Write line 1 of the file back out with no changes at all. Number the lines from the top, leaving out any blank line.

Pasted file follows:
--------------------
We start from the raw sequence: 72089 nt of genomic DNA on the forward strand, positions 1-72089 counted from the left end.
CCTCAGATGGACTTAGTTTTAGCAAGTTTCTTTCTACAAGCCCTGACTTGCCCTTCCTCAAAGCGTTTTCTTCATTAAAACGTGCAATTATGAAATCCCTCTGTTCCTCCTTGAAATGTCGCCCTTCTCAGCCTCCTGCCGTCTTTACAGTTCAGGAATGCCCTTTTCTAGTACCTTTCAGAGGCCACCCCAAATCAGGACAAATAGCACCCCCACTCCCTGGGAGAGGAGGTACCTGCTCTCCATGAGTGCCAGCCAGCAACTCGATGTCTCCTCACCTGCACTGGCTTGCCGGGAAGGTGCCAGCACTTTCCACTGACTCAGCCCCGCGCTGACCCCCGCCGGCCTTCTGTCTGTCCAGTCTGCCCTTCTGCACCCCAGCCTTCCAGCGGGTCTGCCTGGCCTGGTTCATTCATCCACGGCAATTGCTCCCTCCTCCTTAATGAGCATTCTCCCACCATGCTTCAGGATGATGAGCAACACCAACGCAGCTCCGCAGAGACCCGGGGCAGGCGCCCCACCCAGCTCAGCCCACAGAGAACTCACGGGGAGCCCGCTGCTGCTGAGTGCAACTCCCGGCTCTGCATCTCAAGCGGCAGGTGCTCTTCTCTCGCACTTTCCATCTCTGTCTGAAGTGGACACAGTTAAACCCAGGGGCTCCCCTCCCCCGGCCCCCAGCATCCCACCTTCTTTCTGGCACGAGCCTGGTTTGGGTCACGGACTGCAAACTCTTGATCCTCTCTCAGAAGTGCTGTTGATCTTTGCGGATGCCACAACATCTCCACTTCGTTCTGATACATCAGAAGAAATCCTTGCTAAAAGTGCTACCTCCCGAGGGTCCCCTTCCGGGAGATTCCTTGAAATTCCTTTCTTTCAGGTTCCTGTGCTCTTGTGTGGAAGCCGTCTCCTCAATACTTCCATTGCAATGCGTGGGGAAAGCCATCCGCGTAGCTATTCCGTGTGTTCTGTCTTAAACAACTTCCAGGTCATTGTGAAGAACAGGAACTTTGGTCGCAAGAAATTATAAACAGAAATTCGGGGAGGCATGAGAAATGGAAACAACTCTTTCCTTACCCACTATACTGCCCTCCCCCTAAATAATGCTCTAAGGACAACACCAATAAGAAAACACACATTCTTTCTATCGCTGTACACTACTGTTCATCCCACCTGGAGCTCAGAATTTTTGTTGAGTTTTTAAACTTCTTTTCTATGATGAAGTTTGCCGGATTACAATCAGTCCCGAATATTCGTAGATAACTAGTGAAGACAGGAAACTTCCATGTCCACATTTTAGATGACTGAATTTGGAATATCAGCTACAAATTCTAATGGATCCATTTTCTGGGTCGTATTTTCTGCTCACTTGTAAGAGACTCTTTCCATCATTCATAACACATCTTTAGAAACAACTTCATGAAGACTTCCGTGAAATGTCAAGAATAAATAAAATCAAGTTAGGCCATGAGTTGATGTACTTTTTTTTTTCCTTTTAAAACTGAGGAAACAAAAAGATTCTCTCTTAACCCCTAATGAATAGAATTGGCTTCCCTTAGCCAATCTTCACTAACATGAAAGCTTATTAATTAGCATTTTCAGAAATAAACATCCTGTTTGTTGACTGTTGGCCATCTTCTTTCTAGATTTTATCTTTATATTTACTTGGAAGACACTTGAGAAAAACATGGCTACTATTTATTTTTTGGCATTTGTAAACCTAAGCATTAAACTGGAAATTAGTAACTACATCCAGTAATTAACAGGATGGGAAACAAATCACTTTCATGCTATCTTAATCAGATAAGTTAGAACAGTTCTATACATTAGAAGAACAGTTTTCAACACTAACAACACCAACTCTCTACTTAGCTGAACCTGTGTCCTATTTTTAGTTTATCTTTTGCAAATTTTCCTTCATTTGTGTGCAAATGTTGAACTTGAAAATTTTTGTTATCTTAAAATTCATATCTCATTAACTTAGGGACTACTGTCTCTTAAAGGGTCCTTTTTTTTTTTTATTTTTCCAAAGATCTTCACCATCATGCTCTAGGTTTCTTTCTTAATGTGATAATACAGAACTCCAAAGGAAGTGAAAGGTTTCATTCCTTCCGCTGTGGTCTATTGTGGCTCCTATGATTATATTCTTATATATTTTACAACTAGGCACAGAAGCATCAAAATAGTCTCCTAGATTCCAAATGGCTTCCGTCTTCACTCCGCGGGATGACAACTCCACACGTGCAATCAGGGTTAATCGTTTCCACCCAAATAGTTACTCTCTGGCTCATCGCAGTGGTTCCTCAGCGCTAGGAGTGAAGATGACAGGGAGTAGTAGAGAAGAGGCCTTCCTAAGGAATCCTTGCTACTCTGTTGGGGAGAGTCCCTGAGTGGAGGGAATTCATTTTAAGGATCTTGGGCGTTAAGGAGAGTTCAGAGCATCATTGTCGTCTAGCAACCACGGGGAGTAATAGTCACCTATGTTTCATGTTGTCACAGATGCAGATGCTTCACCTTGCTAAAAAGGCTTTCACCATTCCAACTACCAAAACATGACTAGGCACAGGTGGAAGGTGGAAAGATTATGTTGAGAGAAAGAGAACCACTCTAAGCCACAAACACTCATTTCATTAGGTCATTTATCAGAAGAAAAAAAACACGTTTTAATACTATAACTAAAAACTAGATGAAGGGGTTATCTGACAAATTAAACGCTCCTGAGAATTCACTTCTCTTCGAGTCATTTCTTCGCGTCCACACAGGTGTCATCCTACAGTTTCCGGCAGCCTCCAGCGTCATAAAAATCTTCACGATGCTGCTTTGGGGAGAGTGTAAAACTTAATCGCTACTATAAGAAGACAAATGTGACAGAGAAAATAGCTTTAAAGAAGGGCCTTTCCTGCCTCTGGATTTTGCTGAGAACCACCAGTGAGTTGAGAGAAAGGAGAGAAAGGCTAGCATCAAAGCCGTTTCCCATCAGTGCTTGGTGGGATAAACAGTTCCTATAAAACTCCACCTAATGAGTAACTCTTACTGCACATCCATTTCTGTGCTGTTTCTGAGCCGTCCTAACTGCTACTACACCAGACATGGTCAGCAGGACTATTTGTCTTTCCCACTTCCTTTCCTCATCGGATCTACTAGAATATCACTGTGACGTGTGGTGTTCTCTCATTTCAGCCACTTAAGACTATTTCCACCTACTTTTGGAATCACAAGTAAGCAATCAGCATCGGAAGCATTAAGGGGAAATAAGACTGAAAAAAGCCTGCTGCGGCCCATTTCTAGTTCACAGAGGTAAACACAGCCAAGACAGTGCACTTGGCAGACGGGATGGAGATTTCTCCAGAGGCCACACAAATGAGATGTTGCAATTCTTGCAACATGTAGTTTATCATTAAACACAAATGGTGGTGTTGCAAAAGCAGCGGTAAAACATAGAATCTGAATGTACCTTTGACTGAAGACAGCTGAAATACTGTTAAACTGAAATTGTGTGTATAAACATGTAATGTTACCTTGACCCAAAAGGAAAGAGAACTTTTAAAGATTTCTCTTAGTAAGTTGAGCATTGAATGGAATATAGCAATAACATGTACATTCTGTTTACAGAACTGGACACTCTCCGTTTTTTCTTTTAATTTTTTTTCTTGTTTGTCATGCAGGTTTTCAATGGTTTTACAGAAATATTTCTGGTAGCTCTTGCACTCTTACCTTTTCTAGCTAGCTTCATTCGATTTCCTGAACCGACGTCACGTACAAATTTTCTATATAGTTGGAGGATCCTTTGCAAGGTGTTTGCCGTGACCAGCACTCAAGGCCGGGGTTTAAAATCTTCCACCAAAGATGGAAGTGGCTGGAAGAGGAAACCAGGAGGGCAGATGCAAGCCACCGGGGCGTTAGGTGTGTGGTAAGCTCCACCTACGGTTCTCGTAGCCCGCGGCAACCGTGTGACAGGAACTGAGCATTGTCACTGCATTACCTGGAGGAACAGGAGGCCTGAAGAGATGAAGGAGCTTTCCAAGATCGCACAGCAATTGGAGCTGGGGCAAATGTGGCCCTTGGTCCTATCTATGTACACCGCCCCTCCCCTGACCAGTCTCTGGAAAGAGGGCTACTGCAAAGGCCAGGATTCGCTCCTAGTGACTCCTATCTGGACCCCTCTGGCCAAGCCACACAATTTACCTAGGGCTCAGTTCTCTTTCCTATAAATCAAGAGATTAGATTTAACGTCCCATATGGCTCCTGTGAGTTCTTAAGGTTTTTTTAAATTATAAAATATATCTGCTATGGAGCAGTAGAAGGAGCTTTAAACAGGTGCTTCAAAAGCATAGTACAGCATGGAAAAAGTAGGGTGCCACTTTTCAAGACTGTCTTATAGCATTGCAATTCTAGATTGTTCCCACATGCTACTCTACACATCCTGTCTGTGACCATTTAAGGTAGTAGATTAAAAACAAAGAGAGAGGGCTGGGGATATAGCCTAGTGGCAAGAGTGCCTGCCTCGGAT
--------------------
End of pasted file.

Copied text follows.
We start from the raw sequence: 72089 nt of genomic DNA on the forward strand, positions 1-72089 counted from the left end.